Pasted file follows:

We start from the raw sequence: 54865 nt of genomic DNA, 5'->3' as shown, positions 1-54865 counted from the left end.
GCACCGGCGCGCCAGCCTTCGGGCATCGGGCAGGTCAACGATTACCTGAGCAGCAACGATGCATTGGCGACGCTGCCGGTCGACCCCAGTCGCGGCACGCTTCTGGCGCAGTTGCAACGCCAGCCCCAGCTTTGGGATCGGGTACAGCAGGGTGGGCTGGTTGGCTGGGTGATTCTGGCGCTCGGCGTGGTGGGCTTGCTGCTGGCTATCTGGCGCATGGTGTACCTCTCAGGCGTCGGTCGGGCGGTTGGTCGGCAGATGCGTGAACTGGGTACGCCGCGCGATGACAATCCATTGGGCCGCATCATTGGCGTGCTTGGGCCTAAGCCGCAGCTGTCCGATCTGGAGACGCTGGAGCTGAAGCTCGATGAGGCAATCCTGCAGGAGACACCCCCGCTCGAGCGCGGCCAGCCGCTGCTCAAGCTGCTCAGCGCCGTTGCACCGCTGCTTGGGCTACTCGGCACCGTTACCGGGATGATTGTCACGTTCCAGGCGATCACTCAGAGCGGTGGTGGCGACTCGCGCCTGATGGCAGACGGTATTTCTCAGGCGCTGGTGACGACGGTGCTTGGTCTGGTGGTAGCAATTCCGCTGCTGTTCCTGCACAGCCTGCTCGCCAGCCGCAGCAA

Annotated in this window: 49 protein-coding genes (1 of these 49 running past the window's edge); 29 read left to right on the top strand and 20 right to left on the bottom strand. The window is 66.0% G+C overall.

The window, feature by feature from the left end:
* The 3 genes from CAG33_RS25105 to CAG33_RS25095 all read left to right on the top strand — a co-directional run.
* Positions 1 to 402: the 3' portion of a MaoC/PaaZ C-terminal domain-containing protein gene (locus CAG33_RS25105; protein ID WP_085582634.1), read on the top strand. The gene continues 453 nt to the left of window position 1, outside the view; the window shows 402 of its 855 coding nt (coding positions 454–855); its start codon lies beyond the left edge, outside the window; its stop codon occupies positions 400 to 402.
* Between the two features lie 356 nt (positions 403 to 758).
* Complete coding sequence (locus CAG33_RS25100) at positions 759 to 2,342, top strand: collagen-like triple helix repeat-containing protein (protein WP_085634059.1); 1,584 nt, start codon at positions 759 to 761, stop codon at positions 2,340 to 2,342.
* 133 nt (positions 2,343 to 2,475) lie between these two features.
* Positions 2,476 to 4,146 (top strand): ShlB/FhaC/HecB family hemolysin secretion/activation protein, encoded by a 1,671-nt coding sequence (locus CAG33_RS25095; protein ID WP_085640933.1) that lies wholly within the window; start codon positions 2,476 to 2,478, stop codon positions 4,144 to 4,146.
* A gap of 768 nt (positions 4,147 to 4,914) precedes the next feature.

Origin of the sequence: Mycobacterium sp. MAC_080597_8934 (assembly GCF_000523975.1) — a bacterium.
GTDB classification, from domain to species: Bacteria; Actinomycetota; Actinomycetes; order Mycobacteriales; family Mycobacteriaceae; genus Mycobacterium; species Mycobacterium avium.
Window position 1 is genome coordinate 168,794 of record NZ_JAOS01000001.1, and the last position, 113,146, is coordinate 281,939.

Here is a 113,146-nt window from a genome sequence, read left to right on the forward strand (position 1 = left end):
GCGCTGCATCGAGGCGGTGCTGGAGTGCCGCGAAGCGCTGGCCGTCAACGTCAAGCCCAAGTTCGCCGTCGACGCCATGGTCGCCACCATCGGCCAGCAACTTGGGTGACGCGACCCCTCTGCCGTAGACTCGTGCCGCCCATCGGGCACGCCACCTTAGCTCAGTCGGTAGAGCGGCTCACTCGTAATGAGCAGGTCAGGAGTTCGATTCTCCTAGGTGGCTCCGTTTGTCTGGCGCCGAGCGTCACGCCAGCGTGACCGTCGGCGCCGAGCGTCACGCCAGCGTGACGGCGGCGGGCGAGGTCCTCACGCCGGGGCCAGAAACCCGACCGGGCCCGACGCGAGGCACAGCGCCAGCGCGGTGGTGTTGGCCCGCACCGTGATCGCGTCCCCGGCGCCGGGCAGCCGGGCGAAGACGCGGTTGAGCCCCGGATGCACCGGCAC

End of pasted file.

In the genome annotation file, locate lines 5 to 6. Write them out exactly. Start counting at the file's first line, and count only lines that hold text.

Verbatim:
* The 3 genes from CAG33_RS25105 to CAG33_RS25095 all read left to right on the top strand — a co-directional run.
* Positions 1 to 402: the 3' portion of a MaoC/PaaZ C-terminal domain-containing protein gene (locus CAG33_RS25105; protein ID WP_085582634.1), read on the top strand. The gene continues 453 nt to the left of window position 1, outside the view; the window shows 402 of its 855 coding nt (coding positions 454–855); its start codon lies beyond the left edge, outside the window; its stop codon occupies positions 400 to 402.